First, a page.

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Re: The minibuffer vs. Dialog Boxes (Re: Making XEmacs be more up-to-dat

From: Eli Zaretskii
Subject: Re: The minibuffer vs. Dialog Boxes (Re: Making XEmacs be more up-to-date)
Date: Sun, 21 Apr 2002 09:38:06 +0300 (IDT)

On Sun, 21 Apr 2002, Terje Bless wrote:

> I get by with C-x C-f, C-x C-s, C-s, and C-x C-c. I manage the occasional
> foray into Customize and instructions that say "put this in your .emacs".
> And the stuff in the Options menu makes my life ever so much easier.
> But a lot of the time I'm hindered by the fact that Emacs insists on me
> adapting to it, instead of it adapting to me. It "DWIMs" fairly well in
> some situations, but a lot less well in others. And writing lisp code is
> considered an acceptable way to interact with Emacs for normal users!

A list of specific problems you have, in those situations where Emacs 
doesn't DWIM, would be nice.  It's hard to fix problems that are unnamed.

> But the real point of all this isn't any specific feature or implementation
> detail. The main point I'd like to make is that, again in my opinion, the
> single most important factor in making Emacs more accessible to more people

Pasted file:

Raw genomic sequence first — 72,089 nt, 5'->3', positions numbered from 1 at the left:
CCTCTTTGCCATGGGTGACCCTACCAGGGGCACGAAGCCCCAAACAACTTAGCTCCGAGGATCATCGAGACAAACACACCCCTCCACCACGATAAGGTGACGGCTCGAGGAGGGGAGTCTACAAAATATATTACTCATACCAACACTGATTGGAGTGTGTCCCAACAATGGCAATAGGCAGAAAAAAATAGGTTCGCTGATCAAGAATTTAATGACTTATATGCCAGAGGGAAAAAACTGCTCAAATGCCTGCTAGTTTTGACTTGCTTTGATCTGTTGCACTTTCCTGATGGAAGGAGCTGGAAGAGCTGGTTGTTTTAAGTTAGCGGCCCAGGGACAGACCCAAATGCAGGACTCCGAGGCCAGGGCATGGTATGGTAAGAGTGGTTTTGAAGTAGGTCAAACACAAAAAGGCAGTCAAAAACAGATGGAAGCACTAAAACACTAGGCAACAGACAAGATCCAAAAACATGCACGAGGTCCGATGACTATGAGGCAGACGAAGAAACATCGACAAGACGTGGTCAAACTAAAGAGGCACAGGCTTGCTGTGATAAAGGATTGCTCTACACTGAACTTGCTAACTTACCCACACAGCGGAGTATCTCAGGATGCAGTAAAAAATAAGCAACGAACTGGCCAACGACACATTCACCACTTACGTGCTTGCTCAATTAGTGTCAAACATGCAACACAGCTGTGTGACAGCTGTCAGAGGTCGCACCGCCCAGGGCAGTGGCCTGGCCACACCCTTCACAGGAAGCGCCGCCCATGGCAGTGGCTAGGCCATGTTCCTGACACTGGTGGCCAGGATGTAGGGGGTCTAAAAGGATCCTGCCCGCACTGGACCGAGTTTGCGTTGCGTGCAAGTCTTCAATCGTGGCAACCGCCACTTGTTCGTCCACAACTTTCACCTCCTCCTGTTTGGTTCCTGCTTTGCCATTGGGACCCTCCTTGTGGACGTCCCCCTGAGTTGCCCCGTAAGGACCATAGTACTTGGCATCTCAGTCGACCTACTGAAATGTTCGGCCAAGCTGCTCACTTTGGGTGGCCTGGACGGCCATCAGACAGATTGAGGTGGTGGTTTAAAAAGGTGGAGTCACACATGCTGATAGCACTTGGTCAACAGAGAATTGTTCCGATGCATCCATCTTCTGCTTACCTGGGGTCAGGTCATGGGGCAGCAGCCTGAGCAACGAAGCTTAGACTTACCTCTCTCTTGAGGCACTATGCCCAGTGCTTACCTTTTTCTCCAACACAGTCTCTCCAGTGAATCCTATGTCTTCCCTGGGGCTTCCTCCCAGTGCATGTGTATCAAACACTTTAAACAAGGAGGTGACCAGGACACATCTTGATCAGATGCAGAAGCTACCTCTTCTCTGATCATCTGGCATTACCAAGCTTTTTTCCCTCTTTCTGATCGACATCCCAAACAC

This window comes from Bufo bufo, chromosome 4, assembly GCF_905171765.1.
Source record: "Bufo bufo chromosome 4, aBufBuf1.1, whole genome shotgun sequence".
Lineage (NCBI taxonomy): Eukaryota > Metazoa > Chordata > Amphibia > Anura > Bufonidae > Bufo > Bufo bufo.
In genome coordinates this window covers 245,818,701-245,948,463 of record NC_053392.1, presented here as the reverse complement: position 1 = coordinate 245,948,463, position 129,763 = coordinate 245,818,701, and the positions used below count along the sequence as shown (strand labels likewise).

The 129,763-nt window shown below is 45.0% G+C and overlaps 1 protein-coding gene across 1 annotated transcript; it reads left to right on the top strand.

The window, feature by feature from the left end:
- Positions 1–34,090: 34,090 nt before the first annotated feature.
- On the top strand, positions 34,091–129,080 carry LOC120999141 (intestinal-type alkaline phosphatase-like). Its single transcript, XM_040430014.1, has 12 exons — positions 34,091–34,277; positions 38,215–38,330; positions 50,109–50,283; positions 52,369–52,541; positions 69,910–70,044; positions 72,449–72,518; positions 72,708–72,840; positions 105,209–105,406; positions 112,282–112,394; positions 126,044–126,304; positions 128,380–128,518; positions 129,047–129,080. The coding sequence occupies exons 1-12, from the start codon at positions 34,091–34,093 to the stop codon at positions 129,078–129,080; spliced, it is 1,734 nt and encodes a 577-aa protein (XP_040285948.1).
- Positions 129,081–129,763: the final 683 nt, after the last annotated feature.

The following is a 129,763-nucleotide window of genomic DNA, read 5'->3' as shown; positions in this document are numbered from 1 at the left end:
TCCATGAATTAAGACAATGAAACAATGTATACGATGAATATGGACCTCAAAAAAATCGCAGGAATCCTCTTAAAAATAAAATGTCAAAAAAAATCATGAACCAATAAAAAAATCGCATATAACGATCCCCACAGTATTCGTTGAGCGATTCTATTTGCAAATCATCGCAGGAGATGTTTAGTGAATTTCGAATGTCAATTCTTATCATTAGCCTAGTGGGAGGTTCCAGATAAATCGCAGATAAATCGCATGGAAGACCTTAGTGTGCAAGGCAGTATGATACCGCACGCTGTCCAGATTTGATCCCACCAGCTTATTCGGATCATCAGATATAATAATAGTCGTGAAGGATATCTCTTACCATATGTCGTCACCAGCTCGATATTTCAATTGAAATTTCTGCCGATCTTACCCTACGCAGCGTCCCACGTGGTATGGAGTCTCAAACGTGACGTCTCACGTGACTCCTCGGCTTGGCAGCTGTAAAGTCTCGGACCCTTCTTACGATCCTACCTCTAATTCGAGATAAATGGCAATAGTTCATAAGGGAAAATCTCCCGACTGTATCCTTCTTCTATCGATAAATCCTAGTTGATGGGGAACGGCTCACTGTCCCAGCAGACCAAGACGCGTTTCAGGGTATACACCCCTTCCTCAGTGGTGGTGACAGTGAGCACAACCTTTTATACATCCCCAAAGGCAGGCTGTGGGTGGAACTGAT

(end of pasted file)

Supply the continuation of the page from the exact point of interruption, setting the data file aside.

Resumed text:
> is to start giving more weight to these issues (and, yes, as a consequence
> less weigth to other issues; it's a tradeoff when resources are limited).

I think this is already done.  That's why specific details are important: 
the tendency to make Emacs more usable is already there, but I have no 
doubt that more work is needed to actually make that happen.

> The perfect feature needs no documentation because it's intuitively obvious
> how it works.

This is only true for very simple features.  Powerful and flexible 
features are normally complicated enough to require some documentation, 
without which they are less useful than they could have been.

> But there is also a
> possibility that Emacs just isn't the tool for me. Perhaps it's too
> advanced a tool for my simple use and I should stay with less powerfull,
> but also more easy to understand tools. That's a valid point of view. I'd
> like to see Emacs cater to me also

That's what the menus and the tooltips are supposed to accomplish, I think.

> and I firmly believe it can do that
> without compromising away the power it has that more advanced users need.

I don't believe this is possible.  Simplicity and power do contradict to 
some degree.  I agree with the general tendency to not trade power for 
simplicity, but in practice, beyond a certain level, power comes at the 
expense of simplicity.  That's why other editors praised for their 
simplicity are much less powerful than Emacs.

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